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In this operation, the surgeon will remove the tail and part of the body of the pancreas. The spleen, which is located right next to the tail, will also be removed.

However, removal of the spleen puts the patient at high risk of infection with various diseases. This is because the spleen functions to help the body fight viral, bacterial and other pathogenic infections.

Therefore, the doctor will ask the patient to first carry out a number of vaccinations before carrying out this pancreatic cancer surgery.

Distal pancreatectomy cannot be performed in every patient. In general, malignant tumors that attack the tail of the pancreas are detected when they have spread, so surgery is not an effective cancer treatment option.

4. Total prancheatectomy

As the name suggests, this surgery involves removing the entire pancreas. In other words, patients who have undergone surgery for this cancer will live without a pancreas.

In addition to the pancreas, this surgery will remove part of the small intestine, part of the stomach, gallbladder and bile ducts, spleen, and lymph nodes around the pancreas.

Losing the pancreas will certainly affect the digestive process and overall body condition. The body can no longer produce digestive enzymes and hormones that regulate blood sugar.

You will develop diabetes and will need to take insulin medication to control your blood sugar. In addition, you can be more susceptible to infections and blood clots due to removal of the spleen.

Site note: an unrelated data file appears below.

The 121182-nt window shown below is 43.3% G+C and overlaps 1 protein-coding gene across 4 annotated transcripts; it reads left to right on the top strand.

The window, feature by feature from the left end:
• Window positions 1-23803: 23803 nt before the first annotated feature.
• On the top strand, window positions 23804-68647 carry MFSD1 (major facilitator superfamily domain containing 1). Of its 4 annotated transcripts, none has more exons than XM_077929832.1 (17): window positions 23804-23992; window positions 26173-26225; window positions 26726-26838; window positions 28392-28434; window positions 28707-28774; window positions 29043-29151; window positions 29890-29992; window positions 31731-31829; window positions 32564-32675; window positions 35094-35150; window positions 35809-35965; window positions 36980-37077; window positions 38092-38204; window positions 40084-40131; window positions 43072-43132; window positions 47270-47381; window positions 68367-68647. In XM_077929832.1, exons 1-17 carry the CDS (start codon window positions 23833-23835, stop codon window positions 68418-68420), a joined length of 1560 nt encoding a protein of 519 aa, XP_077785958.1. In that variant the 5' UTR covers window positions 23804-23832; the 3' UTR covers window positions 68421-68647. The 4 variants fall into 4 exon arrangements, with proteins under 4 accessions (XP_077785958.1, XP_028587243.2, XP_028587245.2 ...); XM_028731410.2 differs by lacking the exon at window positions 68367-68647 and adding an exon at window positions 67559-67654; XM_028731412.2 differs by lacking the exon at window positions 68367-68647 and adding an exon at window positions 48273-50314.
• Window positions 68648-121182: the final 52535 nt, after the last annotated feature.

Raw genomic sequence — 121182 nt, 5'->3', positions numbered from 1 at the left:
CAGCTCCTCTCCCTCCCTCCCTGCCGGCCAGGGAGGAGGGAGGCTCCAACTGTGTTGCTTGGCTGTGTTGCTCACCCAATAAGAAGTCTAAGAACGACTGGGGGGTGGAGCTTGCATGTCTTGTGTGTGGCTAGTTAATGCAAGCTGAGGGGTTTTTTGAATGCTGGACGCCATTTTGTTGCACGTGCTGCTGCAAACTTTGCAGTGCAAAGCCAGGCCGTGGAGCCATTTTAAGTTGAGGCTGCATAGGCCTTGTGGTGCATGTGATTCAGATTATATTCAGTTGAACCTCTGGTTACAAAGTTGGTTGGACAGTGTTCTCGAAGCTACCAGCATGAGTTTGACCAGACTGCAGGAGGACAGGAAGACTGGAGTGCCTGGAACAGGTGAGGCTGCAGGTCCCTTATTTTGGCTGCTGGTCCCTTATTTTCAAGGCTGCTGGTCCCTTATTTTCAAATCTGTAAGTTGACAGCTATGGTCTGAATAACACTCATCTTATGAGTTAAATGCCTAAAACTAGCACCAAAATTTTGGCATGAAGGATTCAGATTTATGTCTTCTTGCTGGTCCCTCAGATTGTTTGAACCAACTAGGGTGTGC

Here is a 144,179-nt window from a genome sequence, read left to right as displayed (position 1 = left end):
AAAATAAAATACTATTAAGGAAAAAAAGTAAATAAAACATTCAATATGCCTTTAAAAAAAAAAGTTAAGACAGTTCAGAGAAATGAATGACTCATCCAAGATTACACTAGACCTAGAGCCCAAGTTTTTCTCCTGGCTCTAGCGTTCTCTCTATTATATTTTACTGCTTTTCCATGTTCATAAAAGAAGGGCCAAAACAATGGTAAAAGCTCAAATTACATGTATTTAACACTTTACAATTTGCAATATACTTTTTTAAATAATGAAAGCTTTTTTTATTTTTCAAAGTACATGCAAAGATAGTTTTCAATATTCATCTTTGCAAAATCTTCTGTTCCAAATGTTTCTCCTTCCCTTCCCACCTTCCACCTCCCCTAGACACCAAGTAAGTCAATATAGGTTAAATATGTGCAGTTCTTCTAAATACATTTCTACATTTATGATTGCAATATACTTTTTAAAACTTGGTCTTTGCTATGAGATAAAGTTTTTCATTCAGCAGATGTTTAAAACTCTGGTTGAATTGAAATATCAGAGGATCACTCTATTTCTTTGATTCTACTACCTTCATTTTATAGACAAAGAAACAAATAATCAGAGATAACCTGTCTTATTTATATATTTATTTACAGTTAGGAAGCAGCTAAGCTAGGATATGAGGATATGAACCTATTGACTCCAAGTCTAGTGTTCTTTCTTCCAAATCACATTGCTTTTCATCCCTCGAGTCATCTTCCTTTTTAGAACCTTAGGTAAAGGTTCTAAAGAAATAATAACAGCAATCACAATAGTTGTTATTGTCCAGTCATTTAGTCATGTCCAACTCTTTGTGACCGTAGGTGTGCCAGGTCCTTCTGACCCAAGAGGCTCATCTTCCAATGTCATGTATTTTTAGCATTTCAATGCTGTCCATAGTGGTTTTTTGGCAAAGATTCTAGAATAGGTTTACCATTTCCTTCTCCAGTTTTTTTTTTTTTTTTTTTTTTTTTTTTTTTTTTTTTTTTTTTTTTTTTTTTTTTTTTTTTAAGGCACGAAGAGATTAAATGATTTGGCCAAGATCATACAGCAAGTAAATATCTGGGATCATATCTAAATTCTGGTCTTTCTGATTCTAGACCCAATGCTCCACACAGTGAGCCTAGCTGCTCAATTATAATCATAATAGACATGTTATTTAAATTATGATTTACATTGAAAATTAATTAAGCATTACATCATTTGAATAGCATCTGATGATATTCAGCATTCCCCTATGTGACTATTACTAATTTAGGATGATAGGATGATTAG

In essence, patients who undergo pancreatic cancer surgery take a long time to be able to return to eating normally.

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5. Laparoscopic

Laparoscopic is a minimal surgical technique that can be done to remove malignant tumors in the pancreas.

While conventional surgery requires a larger abdominal incision, laparoscopic only requires a few small incisions to insert a laparoscope-controlled surgical instrument.

The laparoscope is connected to an optical camera so that the doctor can see the inside of the abdomen through a monitor. This method makes it easier for doctors to remove malignant tumors or parts of the pancreas that are difficult to reach by hand.

Laparoscopy is usually done to reduce the risk of infection and greater blood loss. Because the procedure is simpler, this operation can also proceed more quickly.

6. Palliative surgery

If the cancer has spread far enough and cannot be completely removed surgically, the surgeon will perform palliative surgery. This surgery aims to reduce the symptoms of pancreatic cancer.

Palliative surgery can be planned in advance or as an alternative when performing major surgery to remove part of the pancreas.

Initially, the doctor may perform a pancreatectomy. However, when the doctor sees that the cancer has spread or cannot be removed completely, the doctor then performs palliative surgery to reduce the severity of the disease.

According to the American Cancer Society, palliative surgery is intended for patients with pancreatic cancer that metastasizes rapidly and has a weakened health condition.

Not all pancreatic cancer patients need surgery. Your doctor will determine if you are the right candidate if the surgery is of great benefit to extending your life expectancy.